First of all, we are all humans, and humans aren’t perfect. We often hear that the cause of an accident was “human error.” After investigation, that may be found to be true. But there is a correlation between the workplace environment and the human that is employed there. We know that businesses must comply with government regulations and standards of safety and health for their employees.
It would seem that the starting point of avoiding human error is to establish strong policies and procedures. Beginning with human resources personnel, who pass on valuable information to new employees, and following through with training, management, good communication, and the design of a workplace that leads to safety – are all factors that will ensure that people work successfully.
I can truthfully admit that as a new employee, with early-on training, I still didn’t understand fully about my new job. It takes time and practice to really catch on. Maybe some are faster learners that I was, but I know that when there’s too much information to absorb, it’s easy to make errors. I did clerical work, and there’s certainly room for error there. Think about someone who does data entry all day long, and may miss just one digit on the keyboard, causing costly errors. (Remember the computer glitch that caused the Stock Exchange to seemingly tank not too long ago?) Between 70% and 90% of workplace errors are attributed to “human error”, but it may be due to a mismatch between the plan of the systems with which they may be required to work and the way they think and work.
If a company assures their employees that they want an employee to report a mistake they made, in order to ensure safety, without reprimanded, those workers will be more likely to do so. Many times workers are under peer pressure, or demands of their supervisors to complete a job hurriedly; or they may be placed in a work environment that is not conducive to safety. The blame does not fall on the employee under these conditions. For example, if their job requires charting or reading meters, and the lighting isn’t adequate, whose fault is it when the readings are incorrect?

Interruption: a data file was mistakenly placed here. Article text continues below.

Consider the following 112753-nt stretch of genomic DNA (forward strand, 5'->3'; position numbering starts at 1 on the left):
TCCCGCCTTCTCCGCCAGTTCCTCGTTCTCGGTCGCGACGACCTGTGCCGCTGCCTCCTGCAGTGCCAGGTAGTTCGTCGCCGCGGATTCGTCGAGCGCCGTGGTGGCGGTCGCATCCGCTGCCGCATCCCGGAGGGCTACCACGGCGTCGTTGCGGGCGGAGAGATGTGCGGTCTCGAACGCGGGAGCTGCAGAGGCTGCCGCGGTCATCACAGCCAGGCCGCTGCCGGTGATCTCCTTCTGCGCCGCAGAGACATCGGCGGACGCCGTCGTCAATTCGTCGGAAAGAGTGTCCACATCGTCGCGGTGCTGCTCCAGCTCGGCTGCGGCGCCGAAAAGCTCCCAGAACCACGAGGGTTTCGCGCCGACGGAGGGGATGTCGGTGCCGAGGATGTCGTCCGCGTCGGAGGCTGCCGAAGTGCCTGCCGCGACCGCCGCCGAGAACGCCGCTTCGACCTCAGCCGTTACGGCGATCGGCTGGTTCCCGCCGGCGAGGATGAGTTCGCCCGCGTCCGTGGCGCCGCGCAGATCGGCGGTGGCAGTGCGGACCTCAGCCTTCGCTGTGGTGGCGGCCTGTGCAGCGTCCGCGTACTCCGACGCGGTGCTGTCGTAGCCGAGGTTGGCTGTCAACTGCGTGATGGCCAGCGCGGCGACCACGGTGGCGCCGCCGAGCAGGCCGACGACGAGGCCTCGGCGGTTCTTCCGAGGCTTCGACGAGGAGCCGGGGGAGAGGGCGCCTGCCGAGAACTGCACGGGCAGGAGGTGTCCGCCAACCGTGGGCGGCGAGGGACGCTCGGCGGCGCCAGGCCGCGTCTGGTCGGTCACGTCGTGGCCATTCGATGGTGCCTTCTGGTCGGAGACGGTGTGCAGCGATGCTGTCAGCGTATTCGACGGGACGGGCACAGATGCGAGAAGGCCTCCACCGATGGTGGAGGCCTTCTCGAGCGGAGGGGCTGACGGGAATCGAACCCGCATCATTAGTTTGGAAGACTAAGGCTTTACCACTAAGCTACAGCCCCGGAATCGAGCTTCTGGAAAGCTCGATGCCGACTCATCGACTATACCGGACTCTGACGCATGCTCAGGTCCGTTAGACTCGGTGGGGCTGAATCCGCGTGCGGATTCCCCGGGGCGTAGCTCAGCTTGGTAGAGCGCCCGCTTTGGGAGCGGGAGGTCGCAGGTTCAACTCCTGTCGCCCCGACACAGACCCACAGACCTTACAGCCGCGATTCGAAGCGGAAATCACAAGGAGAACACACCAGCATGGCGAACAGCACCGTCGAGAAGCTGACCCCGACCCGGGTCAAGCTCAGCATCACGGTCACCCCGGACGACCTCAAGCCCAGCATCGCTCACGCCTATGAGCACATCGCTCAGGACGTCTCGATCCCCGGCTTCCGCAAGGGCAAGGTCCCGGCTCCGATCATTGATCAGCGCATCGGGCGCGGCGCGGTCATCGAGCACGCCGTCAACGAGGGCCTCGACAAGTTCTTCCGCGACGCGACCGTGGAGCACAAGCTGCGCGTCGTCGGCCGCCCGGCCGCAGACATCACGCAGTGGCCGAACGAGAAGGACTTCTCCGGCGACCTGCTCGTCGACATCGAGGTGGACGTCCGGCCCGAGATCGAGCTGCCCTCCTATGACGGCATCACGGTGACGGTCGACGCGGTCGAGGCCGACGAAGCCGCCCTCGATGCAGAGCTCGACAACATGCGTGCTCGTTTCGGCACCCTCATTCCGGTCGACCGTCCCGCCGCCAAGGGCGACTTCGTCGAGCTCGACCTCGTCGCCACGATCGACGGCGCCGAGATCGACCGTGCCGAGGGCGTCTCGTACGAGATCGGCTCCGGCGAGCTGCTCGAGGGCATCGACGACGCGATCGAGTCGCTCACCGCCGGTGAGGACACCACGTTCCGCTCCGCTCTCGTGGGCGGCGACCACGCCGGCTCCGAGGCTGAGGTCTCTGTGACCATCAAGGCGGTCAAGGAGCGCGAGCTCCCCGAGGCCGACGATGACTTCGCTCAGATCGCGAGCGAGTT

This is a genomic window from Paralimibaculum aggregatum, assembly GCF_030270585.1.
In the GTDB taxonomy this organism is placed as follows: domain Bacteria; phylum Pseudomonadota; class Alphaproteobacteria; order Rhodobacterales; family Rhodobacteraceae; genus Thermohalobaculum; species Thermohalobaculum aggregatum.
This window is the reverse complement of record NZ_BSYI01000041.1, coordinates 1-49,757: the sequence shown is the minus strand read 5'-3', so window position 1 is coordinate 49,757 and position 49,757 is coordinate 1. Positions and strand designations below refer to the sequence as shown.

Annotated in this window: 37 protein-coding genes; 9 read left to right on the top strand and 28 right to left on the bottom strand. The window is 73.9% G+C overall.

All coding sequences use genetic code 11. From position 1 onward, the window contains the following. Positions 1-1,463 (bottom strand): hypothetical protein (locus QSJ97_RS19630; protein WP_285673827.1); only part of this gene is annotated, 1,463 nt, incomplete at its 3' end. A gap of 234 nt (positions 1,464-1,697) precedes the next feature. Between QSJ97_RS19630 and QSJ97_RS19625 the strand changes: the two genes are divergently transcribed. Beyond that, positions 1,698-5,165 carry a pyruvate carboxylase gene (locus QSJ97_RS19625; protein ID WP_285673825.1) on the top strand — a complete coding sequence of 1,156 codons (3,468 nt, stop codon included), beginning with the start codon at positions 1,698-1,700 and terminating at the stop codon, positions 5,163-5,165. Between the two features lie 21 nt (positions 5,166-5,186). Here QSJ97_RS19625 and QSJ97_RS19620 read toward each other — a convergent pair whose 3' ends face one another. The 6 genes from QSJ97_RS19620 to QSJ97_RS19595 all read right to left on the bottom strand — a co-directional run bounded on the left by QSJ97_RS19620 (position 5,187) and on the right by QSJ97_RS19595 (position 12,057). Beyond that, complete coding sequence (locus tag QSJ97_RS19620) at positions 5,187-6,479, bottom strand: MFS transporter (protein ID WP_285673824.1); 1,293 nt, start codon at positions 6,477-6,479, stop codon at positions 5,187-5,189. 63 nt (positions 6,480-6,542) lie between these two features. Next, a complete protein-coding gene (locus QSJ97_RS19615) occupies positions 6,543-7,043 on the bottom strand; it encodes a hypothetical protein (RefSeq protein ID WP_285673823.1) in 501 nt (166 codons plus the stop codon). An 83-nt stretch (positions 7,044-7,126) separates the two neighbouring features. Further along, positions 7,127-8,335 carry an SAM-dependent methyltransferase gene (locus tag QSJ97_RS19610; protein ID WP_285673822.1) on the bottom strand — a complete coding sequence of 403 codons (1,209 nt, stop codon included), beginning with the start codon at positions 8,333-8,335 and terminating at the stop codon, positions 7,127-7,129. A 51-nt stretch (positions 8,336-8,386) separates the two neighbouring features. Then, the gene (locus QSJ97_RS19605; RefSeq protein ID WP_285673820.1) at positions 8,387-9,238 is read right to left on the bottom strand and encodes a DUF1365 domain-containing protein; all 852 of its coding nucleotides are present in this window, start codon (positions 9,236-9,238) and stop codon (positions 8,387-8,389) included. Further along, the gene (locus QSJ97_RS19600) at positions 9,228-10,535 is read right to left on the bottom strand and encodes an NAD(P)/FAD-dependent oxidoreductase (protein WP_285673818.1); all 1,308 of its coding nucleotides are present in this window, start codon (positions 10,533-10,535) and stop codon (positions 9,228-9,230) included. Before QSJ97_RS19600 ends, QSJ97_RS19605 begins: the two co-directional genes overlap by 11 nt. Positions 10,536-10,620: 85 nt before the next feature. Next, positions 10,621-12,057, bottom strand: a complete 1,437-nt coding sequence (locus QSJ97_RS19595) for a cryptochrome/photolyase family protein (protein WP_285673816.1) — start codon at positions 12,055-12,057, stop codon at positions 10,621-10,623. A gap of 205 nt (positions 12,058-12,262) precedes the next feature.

Companies must have a strong safety committee that enforces compliance with safety rules. If employees know that part of their job evaluation is based on their compliance with safety rules and wearing the Personal Protective Equipment they are required to wear, they may be more vigilant to avoid making mistakes. Continued safety training and repeated training is important to the success of any employer. Another key to good safety practice is to have some type of reward for employees who recognize and report a potential hazard. If employers could rotate the repetitive and boring types of responsibilities among several persons, by giving them different tasks, a safer workplace could be established. Posters always play a valuable role in reminding workers to stay alert.
As stated earlier, there will always be “human errors.” Some of those errors have proved to be very devastating to individuals and families, such as airline crashes or medical errors. These are usually the ones that are reported to the public. But small mistakes or big ones will continue being made. Every single person needs to be more aware of the consequences of their mistakes, and do the very best they can do.